Or at least, it would have been a shocker if I haven't already heard that nigh a thousand times by various people who were - shall we say - disapproving of my belief in Darwin's theory? What the reverend referred to was the infamous Lady Hope story, which have, by large, been discredited. The strongest evidence against it, in my opinion, is the dismissal of the story as pure fabrication by Henrietta, Darwin's daughter who was present in Darwin's last days (in spite of her being a Christian herself and was pained by her father's irreligious ideas), and that view is shared by the other members of the household. Not that any of this matter to me, of course. Whether Darwin believes in his own ideas or not does not subtract anything from the fact that it's still a damn good theory.
The pastor's speech started off great, and he was pleasant to listen to. He was earnest. He shared with us his experiences. He told us about his beliefs. He expressed his opinions of human nature. Then, he recounted a story that has been universally considered to be false (or disputed - whichever floats your dinghy) - and that, in my opinion, casted a hue of questionability on the other things he said before that. I'm sure that in debators' and speech-makers' lingo, that would be termed as "Stravovaski's Blunder" or "Demosthene's Oratory Suicide" or some other equally cool names.
I have nothing against the pastor, nor do I think that his integrity is suspect - I am quite sure that he merely repeated the story after hearing it from someone else and neglected to check its veracity. It's like how some of my Muslim friends always tell me that Neil Armstrong converted to Islam after he heard the Azan from the moon (he personally denied it publicly), and how a few of my Christian friends said that national hero Datuk Azhar Mansur converted to Christianity and moved to the Land of Auz (publicly denied too last year by the Datuk, who's in Langkawi right now). I've decided to write about this because I simply have quite enough of that Darwin myth rearing it's ugly head up again and again in Creationism vs. Evolution debates - even though it really shouldn't have any pertinence on either ideologies' proponents' opinions.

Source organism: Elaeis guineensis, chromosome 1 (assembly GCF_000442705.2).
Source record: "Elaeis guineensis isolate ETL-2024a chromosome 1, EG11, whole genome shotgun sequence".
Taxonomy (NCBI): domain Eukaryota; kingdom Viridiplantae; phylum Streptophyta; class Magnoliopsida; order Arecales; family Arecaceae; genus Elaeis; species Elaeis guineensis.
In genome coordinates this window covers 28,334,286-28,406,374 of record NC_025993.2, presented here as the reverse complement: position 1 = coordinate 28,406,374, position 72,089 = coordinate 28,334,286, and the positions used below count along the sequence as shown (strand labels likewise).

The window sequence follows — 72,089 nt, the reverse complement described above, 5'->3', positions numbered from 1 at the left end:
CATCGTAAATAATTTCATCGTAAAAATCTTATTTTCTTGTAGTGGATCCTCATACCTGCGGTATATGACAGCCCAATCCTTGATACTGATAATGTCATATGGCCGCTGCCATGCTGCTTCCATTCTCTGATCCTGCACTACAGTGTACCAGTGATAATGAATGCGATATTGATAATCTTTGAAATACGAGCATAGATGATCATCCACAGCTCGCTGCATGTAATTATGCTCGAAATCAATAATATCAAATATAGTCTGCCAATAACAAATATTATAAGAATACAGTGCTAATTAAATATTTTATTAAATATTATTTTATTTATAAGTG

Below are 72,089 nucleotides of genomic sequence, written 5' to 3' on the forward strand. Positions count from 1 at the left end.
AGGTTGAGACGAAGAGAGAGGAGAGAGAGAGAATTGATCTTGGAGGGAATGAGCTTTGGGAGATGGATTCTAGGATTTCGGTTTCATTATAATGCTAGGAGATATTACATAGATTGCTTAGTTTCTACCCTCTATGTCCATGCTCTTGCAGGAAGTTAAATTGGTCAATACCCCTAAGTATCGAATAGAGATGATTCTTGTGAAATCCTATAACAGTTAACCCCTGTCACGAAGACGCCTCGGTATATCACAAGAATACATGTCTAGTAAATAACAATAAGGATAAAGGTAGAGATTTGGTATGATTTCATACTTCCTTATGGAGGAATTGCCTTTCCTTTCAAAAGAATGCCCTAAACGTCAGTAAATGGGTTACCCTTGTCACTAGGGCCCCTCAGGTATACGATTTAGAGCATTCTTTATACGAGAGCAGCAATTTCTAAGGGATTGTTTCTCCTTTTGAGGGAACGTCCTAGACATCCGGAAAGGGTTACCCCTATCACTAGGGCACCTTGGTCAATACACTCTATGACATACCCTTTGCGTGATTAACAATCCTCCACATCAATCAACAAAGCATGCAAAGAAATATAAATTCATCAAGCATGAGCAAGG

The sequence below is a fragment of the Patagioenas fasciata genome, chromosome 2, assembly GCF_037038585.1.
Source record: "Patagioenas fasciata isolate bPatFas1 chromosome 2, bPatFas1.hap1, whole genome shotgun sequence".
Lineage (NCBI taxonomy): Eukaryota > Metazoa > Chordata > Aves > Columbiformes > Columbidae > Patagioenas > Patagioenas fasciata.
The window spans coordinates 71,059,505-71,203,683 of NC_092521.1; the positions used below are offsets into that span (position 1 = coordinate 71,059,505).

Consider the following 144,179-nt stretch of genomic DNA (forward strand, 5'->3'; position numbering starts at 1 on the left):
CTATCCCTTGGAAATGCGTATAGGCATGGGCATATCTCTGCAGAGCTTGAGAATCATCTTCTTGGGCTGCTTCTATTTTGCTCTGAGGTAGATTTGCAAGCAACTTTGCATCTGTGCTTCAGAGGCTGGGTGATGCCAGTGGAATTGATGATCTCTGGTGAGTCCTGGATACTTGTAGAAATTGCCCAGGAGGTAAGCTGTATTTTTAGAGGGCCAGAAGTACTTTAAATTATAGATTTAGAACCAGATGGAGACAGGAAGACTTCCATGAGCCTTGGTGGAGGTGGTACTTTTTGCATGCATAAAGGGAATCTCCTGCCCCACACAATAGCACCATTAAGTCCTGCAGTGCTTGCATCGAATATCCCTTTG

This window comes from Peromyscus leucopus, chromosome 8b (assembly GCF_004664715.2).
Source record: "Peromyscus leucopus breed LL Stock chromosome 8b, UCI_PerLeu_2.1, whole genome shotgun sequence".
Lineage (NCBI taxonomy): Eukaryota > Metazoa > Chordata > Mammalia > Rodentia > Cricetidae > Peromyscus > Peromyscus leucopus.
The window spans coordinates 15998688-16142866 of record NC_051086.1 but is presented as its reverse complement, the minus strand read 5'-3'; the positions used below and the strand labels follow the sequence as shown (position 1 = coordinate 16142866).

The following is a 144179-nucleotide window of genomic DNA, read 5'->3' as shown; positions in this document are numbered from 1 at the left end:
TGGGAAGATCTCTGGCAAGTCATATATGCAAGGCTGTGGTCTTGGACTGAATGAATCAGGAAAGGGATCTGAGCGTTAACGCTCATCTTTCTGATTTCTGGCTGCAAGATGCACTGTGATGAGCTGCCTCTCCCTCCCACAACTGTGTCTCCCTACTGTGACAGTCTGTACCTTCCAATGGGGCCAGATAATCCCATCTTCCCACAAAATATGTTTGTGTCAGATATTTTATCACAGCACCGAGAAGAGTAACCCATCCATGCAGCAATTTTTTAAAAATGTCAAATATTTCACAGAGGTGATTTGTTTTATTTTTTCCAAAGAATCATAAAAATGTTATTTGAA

I really did enjoy the way Pastor Francis talked though. His intonations and inflections in speech was reminiscent of the popular stereotype of TV evangelists that go, "Belieeeeeve in Jesus-ah, and you shall be saved-ah," and I would certainly love to hear him speak again someday. I've heard a lot of nice things about him before this - and after meeting him for real and shaking his hand, I find that I couldn't help liking the man too.
Anyway, thanks for having me over for the Christmas bash. Here's a shout out to all the people over at the Bread of Life Ministry for working so hard to make this pah-tay such an awesome success!
Happy birthday, Jesus.
And Merry Christmas, y'all.
k0k s3n w4i